Europeanisation of the F-35
Given the ever-increasing number of European states that have decided to switch to the fifth-generation F-35, it is appropriate to consider the possible "Europeanisation" of this aircraft, i.e. moving as much of the production to Europe as possible and integrating European weapons.
The F-35's manufacturer, Lockheed Martin, states that currently around 25% of the F-35's components are manufactured in Europe. The European countries with the largest share of the F-35 programme are Denmark, Italy, Germany, Norway and the UK. The Danish company Terma, for example, is developing a multi-purpose container which, although located on the outside of the aircraft, does not significantly increase the aircraft's reflectivity. This container can be used for a wide range of sensors and systems, including weapon systems. The wings are then manufactured in Italy and Italian companies also supply, for example, cockpit parts and other components of the aircraft. In addition, a maintenance and repair centre for aircraft from other European countries is being prepared at Cameri air base. Germany's Rheinmetall, for its part, will be involved in the production of F-35 fuselage parts to be supplied to foreign customers. Norway's Kongsberg is participating in the development of a Joint Strike Missile (JSM) specifically for the F-35. Other Norwegian companies are supplying, for example, pylons to house air-to-air missiles. However, probably the most important European contributor in terms of industrial cooperation is the UK. British companies are involved in the supply of seats and horizontal tail surfaces, for example. In total, more than 100 British companies are involved in deliveries for the F-35.
In terms of weapon systems, the European missile manufacturer MBDA is preparing the integration of ASRAAM (short-range) and Meteor (long-range) air-to-air missiles. As for the aforementioned air-to-surface Joint Strike Missile, these are designed to destroy land and sea targets at long range. The biggest advantage of these missiles is the fact that they are fired from the aircraft's internal bomb bay and do not have to be located under the wings, allowing the aircraft to maintain a low bouncing surface. A special case is the TAURUS KEPD 350 cruise missile, which, according to one of MBDA's promotional materials, may be integrated into the F-35's armament.
It is clear from the above information that European companies are making a significant contribution to the production and armament of the F-35. Given the dynamic development of the security situation both in Europe and, in particular, in the Western Pacific and the increasing number of F-35 aircraft in the armament of European states, it is therefore appropriate to consider the possibility of further increasing the share of F-35 production and integrating as much armament as possible.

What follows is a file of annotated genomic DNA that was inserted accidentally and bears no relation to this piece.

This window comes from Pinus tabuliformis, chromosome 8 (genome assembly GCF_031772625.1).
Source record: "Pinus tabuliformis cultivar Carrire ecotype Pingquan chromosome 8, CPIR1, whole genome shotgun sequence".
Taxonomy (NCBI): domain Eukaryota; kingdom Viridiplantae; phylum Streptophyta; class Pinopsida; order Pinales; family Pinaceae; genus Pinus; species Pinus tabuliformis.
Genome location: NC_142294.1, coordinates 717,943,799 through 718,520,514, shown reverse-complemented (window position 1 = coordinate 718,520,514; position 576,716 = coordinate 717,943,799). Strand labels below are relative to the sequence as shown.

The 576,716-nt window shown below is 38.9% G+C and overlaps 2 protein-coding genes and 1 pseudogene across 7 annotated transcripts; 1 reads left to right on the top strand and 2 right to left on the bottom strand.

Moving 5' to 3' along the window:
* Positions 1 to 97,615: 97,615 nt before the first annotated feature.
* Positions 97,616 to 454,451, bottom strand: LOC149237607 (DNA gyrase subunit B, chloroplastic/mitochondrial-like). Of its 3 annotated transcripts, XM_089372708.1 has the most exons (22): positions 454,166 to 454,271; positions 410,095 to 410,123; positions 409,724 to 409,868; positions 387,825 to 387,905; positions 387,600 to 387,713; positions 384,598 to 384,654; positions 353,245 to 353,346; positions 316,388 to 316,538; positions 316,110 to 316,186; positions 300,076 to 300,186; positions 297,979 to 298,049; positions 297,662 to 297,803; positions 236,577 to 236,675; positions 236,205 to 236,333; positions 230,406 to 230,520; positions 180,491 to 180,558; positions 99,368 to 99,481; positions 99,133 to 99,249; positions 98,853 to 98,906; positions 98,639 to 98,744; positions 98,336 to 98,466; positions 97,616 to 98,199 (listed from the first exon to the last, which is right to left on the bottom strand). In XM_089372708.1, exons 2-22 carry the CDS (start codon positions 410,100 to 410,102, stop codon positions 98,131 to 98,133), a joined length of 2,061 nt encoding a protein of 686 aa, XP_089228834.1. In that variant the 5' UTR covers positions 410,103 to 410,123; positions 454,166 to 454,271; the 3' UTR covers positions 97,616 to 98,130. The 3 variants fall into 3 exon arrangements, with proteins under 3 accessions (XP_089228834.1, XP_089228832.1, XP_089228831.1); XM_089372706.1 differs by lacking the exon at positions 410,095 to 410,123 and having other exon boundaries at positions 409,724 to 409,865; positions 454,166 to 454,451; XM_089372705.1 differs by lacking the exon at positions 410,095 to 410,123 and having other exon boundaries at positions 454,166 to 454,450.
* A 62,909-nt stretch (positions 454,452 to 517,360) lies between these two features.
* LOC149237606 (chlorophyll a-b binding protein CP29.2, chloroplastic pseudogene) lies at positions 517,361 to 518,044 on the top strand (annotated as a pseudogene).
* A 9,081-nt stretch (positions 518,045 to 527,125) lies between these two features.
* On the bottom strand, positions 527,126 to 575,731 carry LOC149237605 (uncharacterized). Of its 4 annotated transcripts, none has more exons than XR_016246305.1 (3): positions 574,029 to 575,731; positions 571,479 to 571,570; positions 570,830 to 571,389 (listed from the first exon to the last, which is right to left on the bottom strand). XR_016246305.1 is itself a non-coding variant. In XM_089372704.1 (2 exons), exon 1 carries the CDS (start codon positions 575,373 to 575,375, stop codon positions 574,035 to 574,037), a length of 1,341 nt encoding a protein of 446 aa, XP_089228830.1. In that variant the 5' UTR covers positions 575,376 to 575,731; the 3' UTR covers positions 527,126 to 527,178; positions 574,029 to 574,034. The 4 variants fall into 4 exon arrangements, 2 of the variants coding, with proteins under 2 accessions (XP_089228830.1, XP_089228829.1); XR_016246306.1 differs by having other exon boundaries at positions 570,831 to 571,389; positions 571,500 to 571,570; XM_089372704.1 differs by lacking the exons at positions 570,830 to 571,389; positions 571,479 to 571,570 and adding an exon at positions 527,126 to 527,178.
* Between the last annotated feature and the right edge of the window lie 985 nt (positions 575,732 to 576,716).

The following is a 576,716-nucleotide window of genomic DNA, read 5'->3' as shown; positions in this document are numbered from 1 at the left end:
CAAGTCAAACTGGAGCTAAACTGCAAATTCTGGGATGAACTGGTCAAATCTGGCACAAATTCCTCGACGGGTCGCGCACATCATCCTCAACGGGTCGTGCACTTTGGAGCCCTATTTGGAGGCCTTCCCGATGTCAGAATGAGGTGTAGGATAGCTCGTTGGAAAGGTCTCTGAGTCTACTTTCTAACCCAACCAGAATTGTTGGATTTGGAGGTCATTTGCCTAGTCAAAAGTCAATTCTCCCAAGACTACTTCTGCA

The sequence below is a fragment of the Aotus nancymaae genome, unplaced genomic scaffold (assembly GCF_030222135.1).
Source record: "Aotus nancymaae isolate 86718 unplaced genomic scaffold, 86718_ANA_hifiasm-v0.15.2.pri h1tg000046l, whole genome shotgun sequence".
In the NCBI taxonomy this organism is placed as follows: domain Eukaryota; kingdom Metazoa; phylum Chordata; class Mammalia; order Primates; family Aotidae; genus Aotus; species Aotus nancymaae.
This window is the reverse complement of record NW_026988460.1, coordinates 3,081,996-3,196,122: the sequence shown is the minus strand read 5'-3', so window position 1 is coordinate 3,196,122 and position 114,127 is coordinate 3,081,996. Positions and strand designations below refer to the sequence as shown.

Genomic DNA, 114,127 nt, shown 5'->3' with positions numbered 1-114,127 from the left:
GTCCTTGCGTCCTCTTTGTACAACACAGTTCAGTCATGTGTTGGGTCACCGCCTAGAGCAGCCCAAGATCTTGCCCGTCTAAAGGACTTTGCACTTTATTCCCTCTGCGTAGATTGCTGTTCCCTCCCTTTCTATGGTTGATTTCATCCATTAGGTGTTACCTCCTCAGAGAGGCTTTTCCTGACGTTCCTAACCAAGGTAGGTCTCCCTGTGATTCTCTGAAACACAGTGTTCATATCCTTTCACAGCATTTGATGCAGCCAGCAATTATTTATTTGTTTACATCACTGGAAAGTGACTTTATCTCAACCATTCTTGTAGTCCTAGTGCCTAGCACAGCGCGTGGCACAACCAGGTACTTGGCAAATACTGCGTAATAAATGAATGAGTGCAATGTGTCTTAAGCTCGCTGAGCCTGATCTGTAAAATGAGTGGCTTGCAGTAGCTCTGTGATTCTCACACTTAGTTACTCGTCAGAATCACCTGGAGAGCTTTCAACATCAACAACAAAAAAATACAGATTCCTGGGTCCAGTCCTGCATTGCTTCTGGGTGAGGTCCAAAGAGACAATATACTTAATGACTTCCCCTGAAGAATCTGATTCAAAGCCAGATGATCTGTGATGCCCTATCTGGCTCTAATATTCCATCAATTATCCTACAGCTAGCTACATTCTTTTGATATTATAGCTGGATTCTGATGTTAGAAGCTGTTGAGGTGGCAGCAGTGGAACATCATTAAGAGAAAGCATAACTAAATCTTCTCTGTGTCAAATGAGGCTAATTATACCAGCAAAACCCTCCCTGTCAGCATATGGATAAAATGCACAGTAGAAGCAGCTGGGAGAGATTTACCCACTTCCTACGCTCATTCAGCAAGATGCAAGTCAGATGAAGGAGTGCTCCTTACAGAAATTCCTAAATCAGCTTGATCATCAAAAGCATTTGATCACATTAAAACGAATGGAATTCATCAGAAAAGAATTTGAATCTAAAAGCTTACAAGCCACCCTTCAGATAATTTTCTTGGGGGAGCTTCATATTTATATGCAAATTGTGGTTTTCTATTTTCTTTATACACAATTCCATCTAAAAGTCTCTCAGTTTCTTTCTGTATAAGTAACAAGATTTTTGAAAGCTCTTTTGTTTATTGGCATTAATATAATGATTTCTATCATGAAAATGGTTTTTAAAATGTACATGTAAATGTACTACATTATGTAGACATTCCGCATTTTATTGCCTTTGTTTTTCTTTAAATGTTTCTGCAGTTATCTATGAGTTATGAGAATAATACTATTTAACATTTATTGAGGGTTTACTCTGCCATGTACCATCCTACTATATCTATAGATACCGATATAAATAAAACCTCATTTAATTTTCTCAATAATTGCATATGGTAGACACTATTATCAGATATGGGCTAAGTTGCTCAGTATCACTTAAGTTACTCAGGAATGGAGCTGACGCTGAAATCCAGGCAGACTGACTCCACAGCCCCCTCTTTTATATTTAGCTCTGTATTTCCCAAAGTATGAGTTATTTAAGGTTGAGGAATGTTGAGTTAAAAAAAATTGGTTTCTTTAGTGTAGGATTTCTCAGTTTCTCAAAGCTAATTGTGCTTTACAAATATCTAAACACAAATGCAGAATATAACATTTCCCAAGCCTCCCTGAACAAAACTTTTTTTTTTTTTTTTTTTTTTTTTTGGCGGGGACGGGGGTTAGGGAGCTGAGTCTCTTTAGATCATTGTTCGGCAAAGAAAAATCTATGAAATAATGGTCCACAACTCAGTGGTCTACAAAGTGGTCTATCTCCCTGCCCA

The first, and probably most obvious, advantage is that by increasing the F-35 production share and the possibility of producing spare parts for the aircraft, the potential dependence on the US side will be significantly reduced. It should be stressed, however, that this advantage in no way implies a need to reduce cooperation with the US side, which will remain crucial. However, European countries are very aware of the current geopolitical reality, in which American attention is shifting, particularly to the Western Pacific.
A similar situation exists in the area of weapons systems. If European missiles are integrated, it will be possible to reduce even further the dependence on the US side, which will be able to concentrate its industrial capabilities on its own armed forces. In addition, the problem of the possible transport of these missiles from the United States, which would take a long time compared with the possibility of production and transport within Europe, will be eliminated.
A third and rather strategic and long-term advantage is also the possibility of continuing to develop the European aerospace industry, which unfortunately does not currently have a fully-fledged, airworthy and combat-capable fifth-generation aircraft. Participation in the development and production of components for the F-35 would provide the European industry with the opportunity to further develop and possibly bridge the period in which a fifth or even sixth generation European aircraft is not available (for comparison: in the United States, according to the Defense News website, the first flight of a prototype of a sixth generation aircraft already took place three years ago).
It is clear that the F-35 will become the backbone of the European air forces in the short term, and European states should therefore already be considering how to use this to their advantage in today's dynamically changing security environment, so that they can continue to ensure superiority and dominance in a key air domain.